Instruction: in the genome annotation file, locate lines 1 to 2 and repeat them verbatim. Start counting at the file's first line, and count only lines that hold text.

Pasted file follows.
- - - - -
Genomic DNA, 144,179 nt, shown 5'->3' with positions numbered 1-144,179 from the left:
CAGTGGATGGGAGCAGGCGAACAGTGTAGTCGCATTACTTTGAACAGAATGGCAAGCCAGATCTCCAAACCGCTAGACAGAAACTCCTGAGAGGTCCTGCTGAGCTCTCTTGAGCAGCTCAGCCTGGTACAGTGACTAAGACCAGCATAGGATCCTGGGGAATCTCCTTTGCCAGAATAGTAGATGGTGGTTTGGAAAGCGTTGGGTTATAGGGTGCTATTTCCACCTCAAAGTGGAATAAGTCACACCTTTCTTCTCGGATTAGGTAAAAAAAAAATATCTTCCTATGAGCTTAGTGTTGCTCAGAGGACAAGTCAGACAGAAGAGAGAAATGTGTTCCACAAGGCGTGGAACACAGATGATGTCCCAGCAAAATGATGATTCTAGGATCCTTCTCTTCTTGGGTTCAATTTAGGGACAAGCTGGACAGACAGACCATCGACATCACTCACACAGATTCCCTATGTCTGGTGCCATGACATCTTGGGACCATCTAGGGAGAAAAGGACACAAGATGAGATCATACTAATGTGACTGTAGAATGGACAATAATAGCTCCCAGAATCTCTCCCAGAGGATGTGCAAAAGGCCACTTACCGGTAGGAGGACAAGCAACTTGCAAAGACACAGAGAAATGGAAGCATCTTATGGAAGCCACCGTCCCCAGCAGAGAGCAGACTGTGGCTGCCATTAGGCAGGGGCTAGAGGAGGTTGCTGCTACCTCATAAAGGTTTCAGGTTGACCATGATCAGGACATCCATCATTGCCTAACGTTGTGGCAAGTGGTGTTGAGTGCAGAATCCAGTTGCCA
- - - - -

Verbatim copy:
Genomic DNA, 144,179 nt, shown 5'->3' with positions numbered 1-144,179 from the left:
CAGTGGATGGGAGCAGGCGAACAGTGTAGTCGCATTACTTTGAACAGAATGGCAAGCCAGATCTCCAAACCGCTAGACAGAAACTCCTGAGAGGTCCTGCTGAGCTCTCTTGAGCAGCTCAGCCTGGTACAGTGACTAAGACCAGCATAGGATCCTGGGGAATCTCCTTTGCCAGAATAGTAGATGGTGGTTTGGAAAGCGTTGGGTTATAGGGTGCTATTTCCACCTCAAAGTGGAATAAGTCACACCTTTCTTCTCGGATTAGGTAAAAAAAAAATATCTTCCTATGAGCTTAGTGTTGCTCAGAGGACAAGTCAGACAGAAGAGAGAAATGTGTTCCACAAGGCGTGGAACACAGATGATGTCCCAGCAAAATGATGATTCTAGGATCCTTCTCTTCTTGGGTTCAATTTAGGGACAAGCTGGACAGACAGACCATCGACATCACTCACACAGATTCCCTATGTCTGGTGCCATGACATCTTGGGACCATCTAGGGAGAAAAGGACACAAGATGAGATCATACTAATGTGACTGTAGAATGGACAATAATAGCTCCCAGAATCTCTCCCAGAGGATGTGCAAAAGGCCACTTACCGGTAGGAGGACAAGCAACTTGCAAAGACACAGAGAAATGGAAGCATCTTATGGAAGCCACCGTCCCCAGCAGAGAGCAGACTGTGGCTGCCATTAGGCAGGGGCTAGAGGAGGTTGCTGCTACCTCATAAAGGTTTCAGGTTGACCATGATCAGGACATCCATCATTGCCTAACGTTGTGGCAAGTGGTGTTGAGTGCAGAATCCAGTTGCCA